Keltic -rix also meant king, most obviously in Caesar's foe Vercingetorix and that other famous Gaul, Asterix. All the way over in India, the Sanskrit word for king is rajah. Maharajah means "great king" — the first element is the same as major, much, magnify, Greek mega- and macro-, and so on. (The largest town of Tolkien's hobbits was Mickel Delving, literally the Big Dig. C.f. the underground capitol of his dwarfs — Dwarrowdelf, the Dwarfs' Dig. In general, Tolkien is a wonderful place to find words coined on OE roots.) The Sanskrit title of respect mahatma is maha-atma, great-soul.
Getting off the subject slightly, atma is an example of the widespread duality of words for "soul" and "breath", because it's related to Greek atmosphere and Latin ether. Latin spiro- is another example of this, since inspire, expire, respire, and perspire all relate to breathing (to perspire is to "breathe through" the skin), but spirit (e.g., the Holy Spirit) means soul. Inspiration has both meanings — literally, breathing in, and figuratively, breathing the soul into something, as in the story of the creation of Adam — while expiration both means breathing out and the soul leaving the body at death. The original reason for covering the mouth during a yawn or cough was the folk belief that the soul might escape from the body at such times.
A third example of the duality is Latin anima which also meant both "breath" and "soul", so magnanimous is exactly the same word as mahatma, while animal and animated have the sense of "living, breathing". Unanimous is literally "with one breath". Animosity originally meant bravery — having spirit. The change to "hatred" is by way of "animosity towards the enemy". Similarly, animadversion is "turning the mind towards" [something]. The meaning changed from "notice" to "warning" to "criticism", and in law it meant punishment, by way of "the animadversion of the judge".) If someone has equanimity, they have an "even mind". The Greek anemometer measures the wind, while the anemone waves in it. A Gaelic relative is the personal name Enid, Welsh for "soul". The opposite of "magnanimous" is pusillanimous, small-souled; for the change to "cowardly", c.f. "animosity", above. For the "small" meaning, see the section about poor Paul the pedophile.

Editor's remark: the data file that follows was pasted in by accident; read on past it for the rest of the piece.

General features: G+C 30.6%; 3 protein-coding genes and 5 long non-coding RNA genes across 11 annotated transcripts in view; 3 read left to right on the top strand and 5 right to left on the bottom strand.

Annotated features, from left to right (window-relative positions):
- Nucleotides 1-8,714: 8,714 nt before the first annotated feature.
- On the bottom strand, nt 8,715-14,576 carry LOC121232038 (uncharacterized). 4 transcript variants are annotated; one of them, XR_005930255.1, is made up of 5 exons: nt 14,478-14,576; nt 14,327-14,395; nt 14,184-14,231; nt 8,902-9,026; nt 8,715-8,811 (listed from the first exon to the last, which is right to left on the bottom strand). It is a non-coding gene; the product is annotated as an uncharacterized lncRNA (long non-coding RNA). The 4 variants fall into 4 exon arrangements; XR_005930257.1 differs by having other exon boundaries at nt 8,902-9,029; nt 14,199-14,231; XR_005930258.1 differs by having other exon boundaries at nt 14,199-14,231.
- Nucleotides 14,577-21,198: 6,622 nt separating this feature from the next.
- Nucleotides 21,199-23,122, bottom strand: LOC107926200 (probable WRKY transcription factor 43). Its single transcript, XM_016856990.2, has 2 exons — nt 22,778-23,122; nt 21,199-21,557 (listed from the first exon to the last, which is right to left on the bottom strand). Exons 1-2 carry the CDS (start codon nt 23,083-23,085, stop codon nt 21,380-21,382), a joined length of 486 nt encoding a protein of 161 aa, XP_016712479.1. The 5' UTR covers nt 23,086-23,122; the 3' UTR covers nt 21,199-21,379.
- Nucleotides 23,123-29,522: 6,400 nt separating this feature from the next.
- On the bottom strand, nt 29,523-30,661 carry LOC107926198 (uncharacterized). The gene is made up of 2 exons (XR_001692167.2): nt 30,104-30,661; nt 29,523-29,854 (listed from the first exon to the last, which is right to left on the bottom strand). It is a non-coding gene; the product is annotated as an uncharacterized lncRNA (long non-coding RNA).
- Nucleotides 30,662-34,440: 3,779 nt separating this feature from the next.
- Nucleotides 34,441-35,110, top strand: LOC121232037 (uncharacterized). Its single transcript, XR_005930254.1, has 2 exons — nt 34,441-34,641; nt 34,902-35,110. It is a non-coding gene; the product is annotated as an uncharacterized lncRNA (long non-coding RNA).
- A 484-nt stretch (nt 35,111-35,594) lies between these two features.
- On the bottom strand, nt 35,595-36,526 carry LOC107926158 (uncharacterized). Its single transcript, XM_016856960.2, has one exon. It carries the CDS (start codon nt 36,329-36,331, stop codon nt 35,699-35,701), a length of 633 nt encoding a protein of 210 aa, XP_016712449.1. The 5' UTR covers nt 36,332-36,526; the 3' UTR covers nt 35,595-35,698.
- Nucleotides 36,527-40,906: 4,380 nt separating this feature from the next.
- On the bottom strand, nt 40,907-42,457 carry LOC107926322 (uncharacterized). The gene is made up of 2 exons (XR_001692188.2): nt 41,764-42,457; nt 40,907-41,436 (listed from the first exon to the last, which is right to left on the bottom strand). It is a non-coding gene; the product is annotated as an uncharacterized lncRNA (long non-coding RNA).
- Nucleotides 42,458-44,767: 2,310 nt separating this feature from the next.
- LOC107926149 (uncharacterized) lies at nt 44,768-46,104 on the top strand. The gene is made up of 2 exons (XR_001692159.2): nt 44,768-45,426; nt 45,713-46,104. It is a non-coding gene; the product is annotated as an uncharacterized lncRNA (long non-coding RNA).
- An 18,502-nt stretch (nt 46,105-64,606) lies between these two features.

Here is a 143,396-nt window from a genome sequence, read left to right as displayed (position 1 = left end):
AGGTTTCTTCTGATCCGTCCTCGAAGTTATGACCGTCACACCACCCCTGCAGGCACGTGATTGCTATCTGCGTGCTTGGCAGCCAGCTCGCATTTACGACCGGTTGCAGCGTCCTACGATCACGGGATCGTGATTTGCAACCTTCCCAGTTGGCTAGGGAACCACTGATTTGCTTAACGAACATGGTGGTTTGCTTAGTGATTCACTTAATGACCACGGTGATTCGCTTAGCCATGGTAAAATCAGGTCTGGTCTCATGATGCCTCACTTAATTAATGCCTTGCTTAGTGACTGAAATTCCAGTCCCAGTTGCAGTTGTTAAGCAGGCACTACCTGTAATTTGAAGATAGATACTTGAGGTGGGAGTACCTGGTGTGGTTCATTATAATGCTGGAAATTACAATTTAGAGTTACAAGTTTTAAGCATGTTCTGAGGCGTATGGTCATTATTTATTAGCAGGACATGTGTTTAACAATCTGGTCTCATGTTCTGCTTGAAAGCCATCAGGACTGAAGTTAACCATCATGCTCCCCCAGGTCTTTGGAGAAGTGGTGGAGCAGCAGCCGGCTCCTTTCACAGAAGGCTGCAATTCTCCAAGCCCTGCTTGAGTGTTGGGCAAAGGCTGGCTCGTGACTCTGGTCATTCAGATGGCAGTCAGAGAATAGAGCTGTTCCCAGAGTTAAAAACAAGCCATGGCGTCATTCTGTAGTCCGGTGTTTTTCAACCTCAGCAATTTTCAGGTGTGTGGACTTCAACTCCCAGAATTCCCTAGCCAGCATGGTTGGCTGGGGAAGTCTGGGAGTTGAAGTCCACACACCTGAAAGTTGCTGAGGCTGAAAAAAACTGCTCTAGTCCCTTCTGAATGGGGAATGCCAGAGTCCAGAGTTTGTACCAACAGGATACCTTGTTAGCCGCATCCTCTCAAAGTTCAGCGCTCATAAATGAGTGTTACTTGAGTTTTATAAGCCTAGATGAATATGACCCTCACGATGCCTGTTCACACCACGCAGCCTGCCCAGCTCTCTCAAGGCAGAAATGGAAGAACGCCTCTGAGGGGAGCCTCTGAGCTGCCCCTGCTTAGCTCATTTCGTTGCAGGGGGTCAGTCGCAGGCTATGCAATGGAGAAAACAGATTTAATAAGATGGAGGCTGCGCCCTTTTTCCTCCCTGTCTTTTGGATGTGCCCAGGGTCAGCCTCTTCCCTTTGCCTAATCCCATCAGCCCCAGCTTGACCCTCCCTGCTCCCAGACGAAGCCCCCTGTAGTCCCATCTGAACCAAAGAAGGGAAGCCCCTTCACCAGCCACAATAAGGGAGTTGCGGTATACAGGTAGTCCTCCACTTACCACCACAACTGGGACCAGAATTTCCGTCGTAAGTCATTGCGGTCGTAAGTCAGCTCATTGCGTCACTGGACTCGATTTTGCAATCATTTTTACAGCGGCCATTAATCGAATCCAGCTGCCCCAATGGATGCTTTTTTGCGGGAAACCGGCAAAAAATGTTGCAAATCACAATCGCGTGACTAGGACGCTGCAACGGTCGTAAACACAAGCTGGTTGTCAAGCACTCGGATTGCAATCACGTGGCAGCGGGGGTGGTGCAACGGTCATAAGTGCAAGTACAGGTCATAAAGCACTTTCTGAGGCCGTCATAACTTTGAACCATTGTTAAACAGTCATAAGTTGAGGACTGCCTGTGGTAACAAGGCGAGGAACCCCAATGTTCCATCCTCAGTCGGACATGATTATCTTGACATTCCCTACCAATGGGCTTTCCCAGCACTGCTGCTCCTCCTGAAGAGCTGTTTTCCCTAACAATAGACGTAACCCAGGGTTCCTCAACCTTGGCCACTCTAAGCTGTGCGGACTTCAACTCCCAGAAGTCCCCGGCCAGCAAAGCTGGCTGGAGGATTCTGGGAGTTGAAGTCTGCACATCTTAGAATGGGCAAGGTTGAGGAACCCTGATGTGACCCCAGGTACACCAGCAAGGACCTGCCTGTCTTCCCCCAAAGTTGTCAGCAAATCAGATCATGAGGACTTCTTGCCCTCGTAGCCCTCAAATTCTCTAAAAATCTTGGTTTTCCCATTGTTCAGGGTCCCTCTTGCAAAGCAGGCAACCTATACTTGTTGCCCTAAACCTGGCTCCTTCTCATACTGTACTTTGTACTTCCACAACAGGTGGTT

As you may have gathered by now, there is an Indo-European me- or megh- root meaning great, seen in these mega-, major, maha-, and mickle words. Other relatives are master and mistress, majesty, maximum, magnify, mayor, Charlemagne, and the month of May (the growing season). Much originally was a synonym of "great". This is obsolete except in English place names like Much Wenlock and in Shakespeare's "much thanks", although there is an echo in phrases like "He's not much." As mentioned elsewhere, oe mo produced more and most.
Source and surge are unlikely relatives of Latin regere. They are actually the same word; the original meaning was "move quickly in a straight line". Source came to be used as the name of a fountainhead — c.f. a spring of water which "springs" out of the ground.
There are a lot of phrases in English where "straight" is used to mean "correct" — a reformed criminal has "gone straight", someone can get their "directions straight", a person who misbehaves can be advised to "straighten up and fly right" or "get their act straight", a noticeably proper person is a straight arrow, etc. Straight as the opposite of gay therefore contains a moral judgment, implying homosexuals are incorrect. To be on the "straight and narrow" is not related, though. As mentioned elsewhere, it is really "strait", so the phrase is literally "narrow and narrow".
Note the triple sense of "rule" (from Latin regula): It is an object that helps draw or measure straight lines, a guideline (the same figure of speech!) for proper behavior, and as a verb, to give orders. In fact, the first meaning of "regular" was "constrained by a rule"; it was applied to priests who had also taken a monastic vow (the regular clergy) as opposed to those who had not (the secular clergy).
The completely unrelated Greek ortho- root shows exactly the same duality of meanings, by the way. It meant both "straight" or "erect" (as in orthopedic, orthodontist, and orthogonal) and "correct", seen in orthodox.